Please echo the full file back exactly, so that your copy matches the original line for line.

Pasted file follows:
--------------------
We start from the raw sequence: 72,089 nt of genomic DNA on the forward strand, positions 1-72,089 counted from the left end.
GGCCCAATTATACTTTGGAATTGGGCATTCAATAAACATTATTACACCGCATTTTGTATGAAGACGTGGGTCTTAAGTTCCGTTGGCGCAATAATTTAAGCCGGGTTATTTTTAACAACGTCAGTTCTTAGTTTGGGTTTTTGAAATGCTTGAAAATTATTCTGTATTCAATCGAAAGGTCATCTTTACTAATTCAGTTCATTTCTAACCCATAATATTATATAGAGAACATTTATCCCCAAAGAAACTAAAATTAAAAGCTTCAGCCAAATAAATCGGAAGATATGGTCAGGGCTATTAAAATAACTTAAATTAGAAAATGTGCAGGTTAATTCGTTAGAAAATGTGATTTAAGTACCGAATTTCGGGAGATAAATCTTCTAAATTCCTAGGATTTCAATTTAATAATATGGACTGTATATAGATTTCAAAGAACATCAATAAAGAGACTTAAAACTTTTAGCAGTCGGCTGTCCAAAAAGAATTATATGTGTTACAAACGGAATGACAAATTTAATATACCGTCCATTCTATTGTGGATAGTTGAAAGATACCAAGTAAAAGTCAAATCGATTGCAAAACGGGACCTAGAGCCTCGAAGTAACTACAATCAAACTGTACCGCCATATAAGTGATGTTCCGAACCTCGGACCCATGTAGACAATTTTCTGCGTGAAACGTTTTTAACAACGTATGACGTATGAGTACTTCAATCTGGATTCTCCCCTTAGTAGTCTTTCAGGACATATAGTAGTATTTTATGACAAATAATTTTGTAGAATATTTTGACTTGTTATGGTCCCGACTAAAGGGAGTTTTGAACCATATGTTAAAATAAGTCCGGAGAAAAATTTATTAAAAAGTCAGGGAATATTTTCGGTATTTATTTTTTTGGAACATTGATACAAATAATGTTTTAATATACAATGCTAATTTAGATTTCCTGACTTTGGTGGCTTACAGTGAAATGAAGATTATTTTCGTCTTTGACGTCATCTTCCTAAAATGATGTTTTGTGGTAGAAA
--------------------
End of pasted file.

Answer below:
We start from the raw sequence: 72,089 nt of genomic DNA on the forward strand, positions 1-72,089 counted from the left end.
GGCCCAATTATACTTTGGAATTGGGCATTCAATAAACATTATTACACCGCATTTTGTATGAAGACGTGGGTCTTAAGTTCCGTTGGCGCAATAATTTAAGCCGGGTTATTTTTAACAACGTCAGTTCTTAGTTTGGGTTTTTGAAATGCTTGAAAATTATTCTGTATTCAATCGAAAGGTCATCTTTACTAATTCAGTTCATTTCTAACCCATAATATTATATAGAGAACATTTATCCCCAAAGAAACTAAAATTAAAAGCTTCAGCCAAATAAATCGGAAGATATGGTCAGGGCTATTAAAATAACTTAAATTAGAAAATGTGCAGGTTAATTCGTTAGAAAATGTGATTTAAGTACCGAATTTCGGGAGATAAATCTTCTAAATTCCTAGGATTTCAATTTAATAATATGGACTGTATATAGATTTCAAAGAACATCAATAAAGAGACTTAAAACTTTTAGCAGTCGGCTGTCCAAAAAGAATTATATGTGTTACAAACGGAATGACAAATTTAATATACCGTCCATTCTATTGTGGATAGTTGAAAGATACCAAGTAAAAGTCAAATCGATTGCAAAACGGGACCTAGAGCCTCGAAGTAACTACAATCAAACTGTACCGCCATATAAGTGATGTTCCGAACCTCGGACCCATGTAGACAATTTTCTGCGTGAAACGTTTTTAACAACGTATGACGTATGAGTACTTCAATCTGGATTCTCCCCTTAGTAGTCTTTCAGGACATATAGTAGTATTTTATGACAAATAATTTTGTAGAATATTTTGACTTGTTATGGTCCCGACTAAAGGGAGTTTTGAACCATATGTTAAAATAAGTCCGGAGAAAAATTTATTAAAAAGTCAGGGAATATTTTCGGTATTTATTTTTTTGGAACATTGATACAAATAATGTTTTAATATACAATGCTAATTTAGATTTCCTGACTTTGGTGGCTTACAGTGAAATGAAGATTATTTTCGTCTTTGACGTCATCTTCCTAAAATGATGTTTTGTGGTAGAAA